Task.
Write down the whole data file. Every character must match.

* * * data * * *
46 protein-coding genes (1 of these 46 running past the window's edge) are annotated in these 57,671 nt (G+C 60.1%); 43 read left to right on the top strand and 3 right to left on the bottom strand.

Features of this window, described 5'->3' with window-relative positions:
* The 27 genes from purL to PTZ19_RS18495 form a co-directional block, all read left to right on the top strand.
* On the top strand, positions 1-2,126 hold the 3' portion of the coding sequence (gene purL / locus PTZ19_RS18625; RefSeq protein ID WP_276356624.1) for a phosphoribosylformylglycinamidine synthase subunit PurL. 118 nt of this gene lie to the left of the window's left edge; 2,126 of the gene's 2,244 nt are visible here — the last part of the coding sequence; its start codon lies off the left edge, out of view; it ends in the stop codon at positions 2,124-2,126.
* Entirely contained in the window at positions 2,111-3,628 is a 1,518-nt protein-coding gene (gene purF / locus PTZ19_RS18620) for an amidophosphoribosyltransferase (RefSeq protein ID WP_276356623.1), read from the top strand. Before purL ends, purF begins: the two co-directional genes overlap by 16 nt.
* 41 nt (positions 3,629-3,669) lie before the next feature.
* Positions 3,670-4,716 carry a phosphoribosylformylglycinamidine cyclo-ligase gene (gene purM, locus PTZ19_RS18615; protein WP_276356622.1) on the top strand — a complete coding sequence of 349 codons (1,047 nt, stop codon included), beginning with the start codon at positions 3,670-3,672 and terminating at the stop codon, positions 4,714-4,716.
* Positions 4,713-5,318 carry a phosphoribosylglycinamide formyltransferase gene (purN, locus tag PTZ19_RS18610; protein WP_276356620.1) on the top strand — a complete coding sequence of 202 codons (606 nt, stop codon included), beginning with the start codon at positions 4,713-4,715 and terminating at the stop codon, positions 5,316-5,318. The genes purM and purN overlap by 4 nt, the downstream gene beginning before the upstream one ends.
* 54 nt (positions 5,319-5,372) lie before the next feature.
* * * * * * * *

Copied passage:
46 protein-coding genes (1 of these 46 running past the window's edge) are annotated in these 57,671 nt (G+C 60.1%); 43 read left to right on the top strand and 3 right to left on the bottom strand.

Features of this window, described 5'->3' with window-relative positions:
* The 27 genes from purL to PTZ19_RS18495 form a co-directional block, all read left to right on the top strand.
* On the top strand, positions 1-2,126 hold the 3' portion of the coding sequence (gene purL / locus PTZ19_RS18625; RefSeq protein ID WP_276356624.1) for a phosphoribosylformylglycinamidine synthase subunit PurL. 118 nt of this gene lie to the left of the window's left edge; 2,126 of the gene's 2,244 nt are visible here — the last part of the coding sequence; its start codon lies off the left edge, out of view; it ends in the stop codon at positions 2,124-2,126.
* Entirely contained in the window at positions 2,111-3,628 is a 1,518-nt protein-coding gene (gene purF / locus PTZ19_RS18620) for an amidophosphoribosyltransferase (RefSeq protein ID WP_276356623.1), read from the top strand. Before purL ends, purF begins: the two co-directional genes overlap by 16 nt.
* 41 nt (positions 3,629-3,669) lie before the next feature.
* Positions 3,670-4,716 carry a phosphoribosylformylglycinamidine cyclo-ligase gene (gene purM, locus PTZ19_RS18615; protein WP_276356622.1) on the top strand — a complete coding sequence of 349 codons (1,047 nt, stop codon included), beginning with the start codon at positions 3,670-3,672 and terminating at the stop codon, positions 4,714-4,716.
* Positions 4,713-5,318 carry a phosphoribosylglycinamide formyltransferase gene (purN, locus tag PTZ19_RS18610; protein WP_276356620.1) on the top strand — a complete coding sequence of 202 codons (606 nt, stop codon included), beginning with the start codon at positions 4,713-4,715 and terminating at the stop codon, positions 5,316-5,318. The genes purM and purN overlap by 4 nt, the downstream gene beginning before the upstream one ends.
* 54 nt (positions 5,319-5,372) lie before the next feature.